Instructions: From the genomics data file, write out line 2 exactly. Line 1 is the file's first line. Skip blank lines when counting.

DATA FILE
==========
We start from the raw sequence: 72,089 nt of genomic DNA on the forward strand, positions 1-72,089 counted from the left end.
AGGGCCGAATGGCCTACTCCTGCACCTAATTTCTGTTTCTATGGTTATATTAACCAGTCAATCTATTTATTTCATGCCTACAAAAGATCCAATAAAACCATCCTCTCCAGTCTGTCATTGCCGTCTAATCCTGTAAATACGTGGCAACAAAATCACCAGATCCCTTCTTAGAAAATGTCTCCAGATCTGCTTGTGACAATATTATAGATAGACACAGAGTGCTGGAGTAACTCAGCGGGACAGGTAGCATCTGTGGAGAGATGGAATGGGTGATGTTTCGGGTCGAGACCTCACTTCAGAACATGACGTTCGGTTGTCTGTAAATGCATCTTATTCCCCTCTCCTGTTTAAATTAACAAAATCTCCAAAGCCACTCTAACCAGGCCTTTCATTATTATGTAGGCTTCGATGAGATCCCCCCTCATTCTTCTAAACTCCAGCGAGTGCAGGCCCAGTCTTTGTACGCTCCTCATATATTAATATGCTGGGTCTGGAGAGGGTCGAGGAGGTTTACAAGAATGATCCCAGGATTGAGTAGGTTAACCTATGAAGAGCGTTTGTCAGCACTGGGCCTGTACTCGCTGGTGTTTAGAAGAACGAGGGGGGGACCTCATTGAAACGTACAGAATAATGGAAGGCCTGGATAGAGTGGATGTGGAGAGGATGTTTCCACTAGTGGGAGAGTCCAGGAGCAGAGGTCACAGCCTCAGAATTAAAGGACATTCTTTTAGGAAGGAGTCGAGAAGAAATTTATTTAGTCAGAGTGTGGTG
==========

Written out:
AGGGCCGAATGGCCTACTCCTGCACCTAATTTCTGTTTCTATGGTTATATTAACCAGTCAATCTATTTATTTCATGCCTACAAAAGATCCAATAAAACCATCCTCTCCAGTCTGTCATTGCCGTCTAATCCTGTAAATACGTGGCAACAAAATCACCAGATCCCTTCTTAGAAAATGTCTCCAGATCTGCTTGTGACAATATTATAGATAGACACAGAGTGCTGGAGTAACTCAGCGGGACAGGTAGCATCTGTGGAGAGATGGAATGGGTGATGTTTCGGGTCGAGACCTCACTTCAGAACATGACGTTCGGTTGTCTGTAAATGCATCTTATTCCCCTCTCCTGTTTAAATTAACAAAATCTCCAAAGCCACTCTAACCAGGCCTTTCATTATTATGTAGGCTTCGATGAGATCCCCCCTCATTCTTCTAAACTCCAGCGAGTGCAGGCCCAGTCTTTGTACGCTCCTCATATATTAATATGCTGGGTCTGGAGAGGGTCGAGGAGGTTTACAAGAATGATCCCAGGATTGAGTAGGTTAACCTATGAAGAGCGTTTGTCAGCACTGGGCCTGTACTCGCTGGTGTTTAGAAGAACGAGGGGGGGACCTCATTGAAACGTACAGAATAATGGAAGGCCTGGATAGAGTGGATGTGGAGAGGATGTTTCCACTAGTGGGAGAGTCCAGGAGCAGAGGTCACAGCCTCAGAATTAAAGGACATTCTTTTAGGAAGGAGTCGAGAAGAAATTTATTTAGTCAGAGTGTGGTG